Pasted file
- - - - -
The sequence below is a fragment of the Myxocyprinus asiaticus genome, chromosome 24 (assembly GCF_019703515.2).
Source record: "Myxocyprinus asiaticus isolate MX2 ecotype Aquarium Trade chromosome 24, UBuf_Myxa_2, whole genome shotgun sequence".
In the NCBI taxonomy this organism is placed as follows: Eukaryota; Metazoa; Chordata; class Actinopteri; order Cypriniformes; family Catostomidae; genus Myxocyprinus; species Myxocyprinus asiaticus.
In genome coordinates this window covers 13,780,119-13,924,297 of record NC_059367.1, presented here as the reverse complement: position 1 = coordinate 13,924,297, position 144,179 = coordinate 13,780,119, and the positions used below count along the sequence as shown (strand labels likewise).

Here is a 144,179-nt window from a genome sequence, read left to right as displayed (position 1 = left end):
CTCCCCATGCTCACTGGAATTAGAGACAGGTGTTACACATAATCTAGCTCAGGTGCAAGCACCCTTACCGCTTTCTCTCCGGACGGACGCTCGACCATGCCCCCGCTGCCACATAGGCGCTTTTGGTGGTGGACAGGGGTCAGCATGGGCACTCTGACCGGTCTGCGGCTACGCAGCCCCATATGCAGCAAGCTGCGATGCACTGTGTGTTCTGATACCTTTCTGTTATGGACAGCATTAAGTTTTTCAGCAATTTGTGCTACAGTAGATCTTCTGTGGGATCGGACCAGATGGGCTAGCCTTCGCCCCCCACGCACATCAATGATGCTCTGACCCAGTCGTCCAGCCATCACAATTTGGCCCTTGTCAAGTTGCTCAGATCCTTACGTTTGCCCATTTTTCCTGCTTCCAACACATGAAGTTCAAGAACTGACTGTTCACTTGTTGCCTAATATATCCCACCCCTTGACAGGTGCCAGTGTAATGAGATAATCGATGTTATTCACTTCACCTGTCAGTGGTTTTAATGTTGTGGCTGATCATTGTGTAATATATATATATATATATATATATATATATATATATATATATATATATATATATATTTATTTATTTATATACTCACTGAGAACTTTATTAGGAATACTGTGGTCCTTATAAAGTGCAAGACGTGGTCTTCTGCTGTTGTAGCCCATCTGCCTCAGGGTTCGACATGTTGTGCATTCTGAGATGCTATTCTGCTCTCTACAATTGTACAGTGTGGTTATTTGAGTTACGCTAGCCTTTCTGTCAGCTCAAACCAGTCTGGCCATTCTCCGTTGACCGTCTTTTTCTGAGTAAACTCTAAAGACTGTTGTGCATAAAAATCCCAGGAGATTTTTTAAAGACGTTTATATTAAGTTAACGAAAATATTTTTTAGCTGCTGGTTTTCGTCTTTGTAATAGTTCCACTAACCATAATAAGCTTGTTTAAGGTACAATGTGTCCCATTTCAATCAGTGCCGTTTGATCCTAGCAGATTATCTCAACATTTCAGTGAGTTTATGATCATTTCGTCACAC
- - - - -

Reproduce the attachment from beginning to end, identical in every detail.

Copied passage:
The sequence below is a fragment of the Myxocyprinus asiaticus genome, chromosome 24 (assembly GCF_019703515.2).
Source record: "Myxocyprinus asiaticus isolate MX2 ecotype Aquarium Trade chromosome 24, UBuf_Myxa_2, whole genome shotgun sequence".
In the NCBI taxonomy this organism is placed as follows: Eukaryota; Metazoa; Chordata; class Actinopteri; order Cypriniformes; family Catostomidae; genus Myxocyprinus; species Myxocyprinus asiaticus.
In genome coordinates this window covers 13,780,119-13,924,297 of record NC_059367.1, presented here as the reverse complement: position 1 = coordinate 13,924,297, position 144,179 = coordinate 13,780,119, and the positions used below count along the sequence as shown (strand labels likewise).

Here is a 144,179-nt window from a genome sequence, read left to right as displayed (position 1 = left end):
CTCCCCATGCTCACTGGAATTAGAGACAGGTGTTACACATAATCTAGCTCAGGTGCAAGCACCCTTACCGCTTTCTCTCCGGACGGACGCTCGACCATGCCCCCGCTGCCACATAGGCGCTTTTGGTGGTGGACAGGGGTCAGCATGGGCACTCTGACCGGTCTGCGGCTACGCAGCCCCATATGCAGCAAGCTGCGATGCACTGTGTGTTCTGATACCTTTCTGTTATGGACAGCATTAAGTTTTTCAGCAATTTGTGCTACAGTAGATCTTCTGTGGGATCGGACCAGATGGGCTAGCCTTCGCCCCCCACGCACATCAATGATGCTCTGACCCAGTCGTCCAGCCATCACAATTTGGCCCTTGTCAAGTTGCTCAGATCCTTACGTTTGCCCATTTTTCCTGCTTCCAACACATGAAGTTCAAGAACTGACTGTTCACTTGTTGCCTAATATATCCCACCCCTTGACAGGTGCCAGTGTAATGAGATAATCGATGTTATTCACTTCACCTGTCAGTGGTTTTAATGTTGTGGCTGATCATTGTGTAATATATATATATATATATATATATATATATATATATATATATATATATATATATATTTATTTATTTATATACTCACTGAGAACTTTATTAGGAATACTGTGGTCCTTATAAAGTGCAAGACGTGGTCTTCTGCTGTTGTAGCCCATCTGCCTCAGGGTTCGACATGTTGTGCATTCTGAGATGCTATTCTGCTCTCTACAATTGTACAGTGTGGTTATTTGAGTTACGCTAGCCTTTCTGTCAGCTCAAACCAGTCTGGCCATTCTCCGTTGACCGTCTTTTTCTGAGTAAACTCTAAAGACTGTTGTGCATAAAAATCCCAGGAGATTTTTTAAAGACGTTTATATTAAGTTAACGAAAATATTTTTTAGCTGCTGGTTTTCGTCTTTGTAATAGTTCCACTAACCATAATAAGCTTGTTTAAGGTACAATGTGTCCCATTTCAATCAGTGCCGTTTGATCCTAGCAGATTATCTCAACATTTCAGTGAGTTTATGATCATTTCGTCACAC